MEK- Unions Support Truck Drivers’ Strike in Iran
June 1st marked the Eleventh day of strikes by Iranian truck drivers. The truckers began their strike in protest of poor wages amidst rising expenses, as well as safety and workers’ rights issues. The strike has gathered steam over the past eleven days, spreading from the Qazvin, Lorestan, East Azerbaijan and Mazandaran areas in its first days to 280 cities in every province today.
The strike has caused major disruption to businesses across Iran, with many factories and businesses being forced to close. Fuel shortages in the first days of the strike led to gas station closures and long lines at the pump. Despite this upheaval, reports show that the public has been largely supportive. The striking drivers have also received support from influential unions and organizations in the transport industry. On Tuesday, May 29th, the Teamsters tweeted their support of the striking drivers in Iran:
“Iranian truck drivers in 25 provinces and 160 cities have been on strike over low pay, rising operating costs, increased tolls and other regulatory fees. #Teamsters stand in #solidarity with our Iranian brother & sisters! teamster.org/sites/teamster… @AdenaNima @ITFglobalunion #1u”
Iranian truck drivers in 25 provinces and 160 cities have been on strike over low pay, rising operating costs, increased tolls and other regulatory fees. #Teamsters stand in #solidarity with our Iranian brother & sisters! https://t.co/rageqo2hF8 @AdenaNima @ITFglobalunion #1u pic.twitter.com/HZAzp1jXxA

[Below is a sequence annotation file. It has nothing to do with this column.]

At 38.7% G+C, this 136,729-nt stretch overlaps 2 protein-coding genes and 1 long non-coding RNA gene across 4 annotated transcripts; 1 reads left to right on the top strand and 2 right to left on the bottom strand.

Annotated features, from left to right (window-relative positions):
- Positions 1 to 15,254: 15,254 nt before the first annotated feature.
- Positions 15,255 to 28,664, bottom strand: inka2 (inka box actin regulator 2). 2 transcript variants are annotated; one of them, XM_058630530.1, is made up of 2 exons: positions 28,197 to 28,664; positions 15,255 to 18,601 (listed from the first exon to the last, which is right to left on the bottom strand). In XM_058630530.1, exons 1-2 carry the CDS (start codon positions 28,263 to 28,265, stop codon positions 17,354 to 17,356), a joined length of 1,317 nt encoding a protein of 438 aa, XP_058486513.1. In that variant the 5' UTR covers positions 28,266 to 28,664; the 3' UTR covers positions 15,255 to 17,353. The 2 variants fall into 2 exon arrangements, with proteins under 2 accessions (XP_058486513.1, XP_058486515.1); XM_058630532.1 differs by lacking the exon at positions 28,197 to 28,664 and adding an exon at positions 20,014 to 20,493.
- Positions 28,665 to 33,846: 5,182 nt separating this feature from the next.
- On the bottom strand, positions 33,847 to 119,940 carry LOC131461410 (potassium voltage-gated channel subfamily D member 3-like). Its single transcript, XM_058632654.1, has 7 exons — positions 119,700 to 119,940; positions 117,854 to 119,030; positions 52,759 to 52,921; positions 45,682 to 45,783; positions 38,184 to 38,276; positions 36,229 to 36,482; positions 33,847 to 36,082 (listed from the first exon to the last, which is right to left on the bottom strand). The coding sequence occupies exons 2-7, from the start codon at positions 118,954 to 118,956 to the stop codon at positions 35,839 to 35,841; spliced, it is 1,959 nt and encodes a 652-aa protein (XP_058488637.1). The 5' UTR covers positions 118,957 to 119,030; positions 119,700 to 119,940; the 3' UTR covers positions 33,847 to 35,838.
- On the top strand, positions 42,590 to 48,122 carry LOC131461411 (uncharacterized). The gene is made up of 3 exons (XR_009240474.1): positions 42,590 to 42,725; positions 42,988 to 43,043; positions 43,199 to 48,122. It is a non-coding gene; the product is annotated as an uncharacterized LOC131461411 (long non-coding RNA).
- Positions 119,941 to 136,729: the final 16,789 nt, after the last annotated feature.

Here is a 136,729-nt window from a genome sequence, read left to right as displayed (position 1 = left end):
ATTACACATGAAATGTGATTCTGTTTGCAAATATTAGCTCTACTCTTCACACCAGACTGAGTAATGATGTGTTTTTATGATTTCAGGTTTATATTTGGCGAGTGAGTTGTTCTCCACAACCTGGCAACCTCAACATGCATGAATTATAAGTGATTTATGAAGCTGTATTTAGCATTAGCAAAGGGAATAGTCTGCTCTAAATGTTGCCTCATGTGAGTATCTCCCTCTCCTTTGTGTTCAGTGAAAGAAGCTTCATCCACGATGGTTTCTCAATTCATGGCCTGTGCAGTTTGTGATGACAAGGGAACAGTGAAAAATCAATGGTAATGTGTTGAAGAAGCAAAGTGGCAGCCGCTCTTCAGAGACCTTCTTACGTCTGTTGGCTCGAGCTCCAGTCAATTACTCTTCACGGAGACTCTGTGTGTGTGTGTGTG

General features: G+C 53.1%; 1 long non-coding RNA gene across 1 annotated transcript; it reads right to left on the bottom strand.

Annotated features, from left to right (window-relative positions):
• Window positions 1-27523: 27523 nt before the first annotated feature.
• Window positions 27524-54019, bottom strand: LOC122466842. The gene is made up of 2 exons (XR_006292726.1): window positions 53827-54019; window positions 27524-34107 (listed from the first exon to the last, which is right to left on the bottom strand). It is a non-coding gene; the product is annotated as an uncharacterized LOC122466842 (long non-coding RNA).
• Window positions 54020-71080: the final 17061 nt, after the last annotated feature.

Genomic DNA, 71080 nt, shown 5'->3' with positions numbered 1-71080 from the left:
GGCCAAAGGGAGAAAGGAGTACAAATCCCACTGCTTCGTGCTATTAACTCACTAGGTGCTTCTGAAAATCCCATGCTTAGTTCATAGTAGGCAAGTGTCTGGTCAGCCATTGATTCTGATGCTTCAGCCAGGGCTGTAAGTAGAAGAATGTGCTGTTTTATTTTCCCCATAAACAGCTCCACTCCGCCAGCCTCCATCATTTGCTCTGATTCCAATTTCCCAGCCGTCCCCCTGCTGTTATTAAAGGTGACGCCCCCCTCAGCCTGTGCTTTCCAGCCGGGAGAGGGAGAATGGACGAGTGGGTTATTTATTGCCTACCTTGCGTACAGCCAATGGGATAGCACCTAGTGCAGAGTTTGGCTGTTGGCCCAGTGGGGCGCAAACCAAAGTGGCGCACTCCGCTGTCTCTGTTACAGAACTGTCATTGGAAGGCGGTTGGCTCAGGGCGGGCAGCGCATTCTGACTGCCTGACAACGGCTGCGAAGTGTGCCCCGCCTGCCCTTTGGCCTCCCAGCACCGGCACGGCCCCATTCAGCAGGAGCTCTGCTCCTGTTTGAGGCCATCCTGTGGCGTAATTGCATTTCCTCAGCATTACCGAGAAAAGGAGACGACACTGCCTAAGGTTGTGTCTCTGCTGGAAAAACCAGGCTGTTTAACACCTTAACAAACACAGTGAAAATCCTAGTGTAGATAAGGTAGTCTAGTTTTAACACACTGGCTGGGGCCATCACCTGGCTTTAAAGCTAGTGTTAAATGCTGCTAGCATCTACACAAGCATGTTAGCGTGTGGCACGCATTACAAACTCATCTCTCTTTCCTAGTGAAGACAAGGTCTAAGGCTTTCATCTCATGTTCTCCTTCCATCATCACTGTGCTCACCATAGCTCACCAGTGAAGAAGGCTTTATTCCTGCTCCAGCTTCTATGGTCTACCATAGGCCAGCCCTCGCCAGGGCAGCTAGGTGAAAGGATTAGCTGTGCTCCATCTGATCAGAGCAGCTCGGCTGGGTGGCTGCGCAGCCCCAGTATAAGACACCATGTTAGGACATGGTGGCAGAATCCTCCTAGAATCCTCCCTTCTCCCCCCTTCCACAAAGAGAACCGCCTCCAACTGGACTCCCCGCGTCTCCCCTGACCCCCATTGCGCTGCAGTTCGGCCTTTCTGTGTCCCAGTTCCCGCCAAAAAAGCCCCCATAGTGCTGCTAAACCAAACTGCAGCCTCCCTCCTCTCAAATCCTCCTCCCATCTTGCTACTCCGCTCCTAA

— Teamsters (@Teamsters) May 29, 2018
The International Transport Workers Federation (ITF) joined the Teamsters in declaring their solidarity with the striking workers in a statement on Thursday. Noel Coard, head of inland transport for the ITF, spoke about the issues facing truck drivers in Iran as part of his statement on behalf of the ITF: “Truckers’ wages are not enough to cover their expenses. Together with the vast majority of ordinary Iranians, they have been suffering the impact of ongoing inflation and price hikes.”
Coard went on to address safety issues: “At the same time, many trucks are in poor condition, needing spare parts and repairs. Alongside poor weather conditions, border area security problems and a general lack of road safety, Iranian truckers endure unacceptable working conditions.”
Coard also spoke of the role of unions in protecting truckers’ rights: “Workers’ rights, including the right of independent trade unions to represent their members, are key to resolving these issues.”
The ITF represents 20 million transport workers worldwide. The powerful union has previously worked to address the issues of road safety and low wages in the transport industry. It unveiled a supply chain accountability initiative in December 2016, which is being rolled out by the ITF with affiliated trade unions.
Truck drivers in Iran have vowed to continue their strike until their demands are met. After ten days, the strike shows no signs of ending. In fact, the strike continues to spread across the country, gathering support despite the widespread disruption caused by the absence of these vital workers.